NORTHFIELD, Minn. — School starting means the National School Lunch Program is operational, too. In 2007, 30.5 million children got their lunches each day.
Back in my day, I am not sure how many of us were “free-lunch kids.” I used the lunch tickets routinely, as did many of my friends.
The NSLP is a federally assisted meal program. It operates in public and nonprofit private schools and residential child-care institutions.
The free- and reduced-lunch program provides nutritionally balanced, low-cost or free lunches to children each school day. The program was established under the National School Lunch Act. It was signed by President Harry Truman in 1946 (USDA website, 2010).
Children from families with incomes at or below 130 percent of the poverty level are eligible for free meals. Those with incomes between 130 percent and 185 percent of the poverty level are eligible for reduced-price meals.
Students can be charged no more than 40 cents. (For the period July 1, 2009, through June 30, 2010, 130 percent of the poverty level was $28,665 for a family of four; 185 percent was $40,793) (USDA factsheet, 2010).
As I think back about being a free-school-lunch kid, it doesn’t mean much to me. The bus we rode to K-12 school was free. Our books were free. We didn’t pay for after-school activities or field trips. And we didn’t pay for lunch either. Pay directly, anyway.
Since 2002, the number of students receiving free meals has increased steadily. Across Minnesota, the percent of students receiving aid grew to 27.7 percent of all students enrolled during the 2009-2010 academic year from 20.1 percent during the 2002-2003 academic year.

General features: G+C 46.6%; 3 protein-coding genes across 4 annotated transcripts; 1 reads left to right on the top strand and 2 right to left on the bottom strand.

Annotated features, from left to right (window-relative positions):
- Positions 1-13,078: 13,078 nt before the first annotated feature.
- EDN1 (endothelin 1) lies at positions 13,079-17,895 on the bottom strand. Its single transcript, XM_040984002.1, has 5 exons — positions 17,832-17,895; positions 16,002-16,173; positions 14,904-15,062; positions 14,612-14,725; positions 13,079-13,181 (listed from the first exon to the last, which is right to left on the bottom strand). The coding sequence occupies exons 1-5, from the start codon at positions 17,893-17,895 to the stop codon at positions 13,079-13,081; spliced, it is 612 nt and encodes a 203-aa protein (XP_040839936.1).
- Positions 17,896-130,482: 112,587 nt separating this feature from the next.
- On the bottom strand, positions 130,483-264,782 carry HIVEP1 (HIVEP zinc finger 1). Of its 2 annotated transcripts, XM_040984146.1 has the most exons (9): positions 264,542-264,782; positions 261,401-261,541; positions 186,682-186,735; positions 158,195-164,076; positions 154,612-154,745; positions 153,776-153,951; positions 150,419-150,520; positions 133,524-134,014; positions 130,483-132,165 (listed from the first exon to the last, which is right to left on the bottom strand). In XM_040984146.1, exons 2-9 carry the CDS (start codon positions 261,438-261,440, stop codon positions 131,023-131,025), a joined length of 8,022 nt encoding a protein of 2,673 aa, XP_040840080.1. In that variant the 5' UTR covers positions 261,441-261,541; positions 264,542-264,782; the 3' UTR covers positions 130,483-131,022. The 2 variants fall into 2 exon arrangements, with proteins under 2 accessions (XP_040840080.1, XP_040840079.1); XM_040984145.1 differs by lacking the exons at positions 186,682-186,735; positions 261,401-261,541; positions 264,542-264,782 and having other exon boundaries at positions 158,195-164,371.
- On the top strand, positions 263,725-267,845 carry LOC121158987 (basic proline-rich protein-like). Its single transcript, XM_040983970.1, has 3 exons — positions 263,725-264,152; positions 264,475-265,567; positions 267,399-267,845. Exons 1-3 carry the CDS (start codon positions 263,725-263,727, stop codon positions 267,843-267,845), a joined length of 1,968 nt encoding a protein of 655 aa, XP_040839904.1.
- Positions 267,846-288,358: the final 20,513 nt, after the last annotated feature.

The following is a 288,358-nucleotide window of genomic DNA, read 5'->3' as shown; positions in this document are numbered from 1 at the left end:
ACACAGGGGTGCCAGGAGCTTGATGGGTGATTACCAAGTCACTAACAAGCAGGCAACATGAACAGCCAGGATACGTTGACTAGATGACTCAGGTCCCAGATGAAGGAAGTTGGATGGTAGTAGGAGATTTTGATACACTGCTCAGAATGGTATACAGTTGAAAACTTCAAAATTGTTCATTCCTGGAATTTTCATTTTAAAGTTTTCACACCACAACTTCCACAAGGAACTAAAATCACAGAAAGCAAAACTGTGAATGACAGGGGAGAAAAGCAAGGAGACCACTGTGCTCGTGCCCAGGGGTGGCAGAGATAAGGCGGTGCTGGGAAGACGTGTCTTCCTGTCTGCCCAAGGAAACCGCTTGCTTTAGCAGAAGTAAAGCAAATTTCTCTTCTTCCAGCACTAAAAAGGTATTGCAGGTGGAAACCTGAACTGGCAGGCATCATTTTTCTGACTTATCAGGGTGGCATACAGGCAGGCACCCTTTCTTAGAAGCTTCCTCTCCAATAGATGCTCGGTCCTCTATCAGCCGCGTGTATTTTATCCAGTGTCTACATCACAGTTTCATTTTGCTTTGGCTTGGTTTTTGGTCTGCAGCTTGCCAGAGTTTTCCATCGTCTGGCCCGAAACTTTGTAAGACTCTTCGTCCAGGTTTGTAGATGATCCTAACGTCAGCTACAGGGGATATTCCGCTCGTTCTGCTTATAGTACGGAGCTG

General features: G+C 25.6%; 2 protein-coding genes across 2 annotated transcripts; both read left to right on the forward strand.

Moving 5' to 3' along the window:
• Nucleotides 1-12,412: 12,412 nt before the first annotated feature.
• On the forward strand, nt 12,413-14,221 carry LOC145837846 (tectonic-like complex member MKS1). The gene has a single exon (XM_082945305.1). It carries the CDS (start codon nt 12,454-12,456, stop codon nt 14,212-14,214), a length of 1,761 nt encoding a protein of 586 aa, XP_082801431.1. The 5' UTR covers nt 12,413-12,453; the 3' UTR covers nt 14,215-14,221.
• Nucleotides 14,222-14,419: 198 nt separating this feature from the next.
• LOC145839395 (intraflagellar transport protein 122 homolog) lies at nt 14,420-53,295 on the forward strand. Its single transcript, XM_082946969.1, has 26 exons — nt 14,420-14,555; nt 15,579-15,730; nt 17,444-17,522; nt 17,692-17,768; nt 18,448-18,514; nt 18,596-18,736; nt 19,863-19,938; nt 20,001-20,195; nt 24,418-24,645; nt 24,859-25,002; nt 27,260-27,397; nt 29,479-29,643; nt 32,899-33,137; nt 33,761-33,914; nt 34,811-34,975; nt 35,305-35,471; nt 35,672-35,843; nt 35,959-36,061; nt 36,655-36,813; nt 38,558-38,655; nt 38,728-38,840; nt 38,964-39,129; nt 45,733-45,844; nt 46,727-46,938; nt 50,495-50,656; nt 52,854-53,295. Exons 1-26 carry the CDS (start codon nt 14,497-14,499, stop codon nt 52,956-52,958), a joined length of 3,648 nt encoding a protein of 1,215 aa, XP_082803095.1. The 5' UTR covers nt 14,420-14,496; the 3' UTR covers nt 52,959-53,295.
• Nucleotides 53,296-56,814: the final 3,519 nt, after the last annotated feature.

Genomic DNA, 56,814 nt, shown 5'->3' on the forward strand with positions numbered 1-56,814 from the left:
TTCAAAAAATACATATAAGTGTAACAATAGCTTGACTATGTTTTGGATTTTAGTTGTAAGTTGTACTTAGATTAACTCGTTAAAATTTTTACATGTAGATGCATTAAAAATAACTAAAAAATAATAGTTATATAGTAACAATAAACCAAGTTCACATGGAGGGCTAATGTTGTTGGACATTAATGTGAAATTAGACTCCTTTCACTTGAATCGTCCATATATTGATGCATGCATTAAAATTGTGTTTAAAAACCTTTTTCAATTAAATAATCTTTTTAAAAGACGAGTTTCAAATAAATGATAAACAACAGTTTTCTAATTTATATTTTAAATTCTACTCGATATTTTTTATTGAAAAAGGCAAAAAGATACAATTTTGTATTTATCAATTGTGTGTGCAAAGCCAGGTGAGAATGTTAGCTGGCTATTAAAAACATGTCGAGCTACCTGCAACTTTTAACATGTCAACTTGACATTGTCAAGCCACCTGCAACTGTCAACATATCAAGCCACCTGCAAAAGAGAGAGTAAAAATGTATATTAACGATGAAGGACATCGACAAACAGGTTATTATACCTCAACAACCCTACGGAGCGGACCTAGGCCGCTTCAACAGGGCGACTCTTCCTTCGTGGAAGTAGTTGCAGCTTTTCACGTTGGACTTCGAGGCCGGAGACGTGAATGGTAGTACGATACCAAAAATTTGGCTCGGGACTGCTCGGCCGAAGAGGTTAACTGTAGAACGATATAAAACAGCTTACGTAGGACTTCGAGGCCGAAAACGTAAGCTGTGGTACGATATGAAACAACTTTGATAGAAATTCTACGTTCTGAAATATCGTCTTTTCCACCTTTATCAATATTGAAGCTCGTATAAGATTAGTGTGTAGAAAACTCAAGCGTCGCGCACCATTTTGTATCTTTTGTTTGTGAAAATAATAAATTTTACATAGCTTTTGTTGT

In my home school district, the rates have increased at a similar rate, to 18.3 percent of all students in 2009-2010 from 10.7 percent in 2002-2003 .
Students also may receive reduced price meals if they are current receiving:
- Food Stamp Program benefits
- Food Distribution Program on Indian Reservations (FDPIR) benefits
- Temporary Assistance for Needy Families (TANF) benefits
- Identified as a migrant under the Migrant Education Program (MEP)
- Identified as homeless under the Runaway and Homeless Youth Act (RHYA)
- McKinney-Vento Homeless Assistance Act
- Children enrolled in federally-funded Head-Start centers meeting the low-income criteria
- pre-kindergarten children participating in Federally-funded Even Start Family Literacy Programs
Free lunch is the one federal subsidy program that I have participated in. That was decades ago. My hope is that young people benefitting today can focus on their studies instead of their empty stomachs. And grow and develop, becoming contributing citizens.
Special Thanks: Carleton College students for sharing their research paper on “Feeding Poverty: An examination of poverty in Northfield, MN through the lens of food” by Patty Dana, Inara Makhmudova, Charlotte Turovsky, 2010
Please comment: What experiences do you have with the free- or reduced-lunch program?
Donna Rae Scheffert is a management and leadership consultant and owns Online-Leadership-Tools. Sign up for her RSS feed or follow her on LinkedIn or Twitter.
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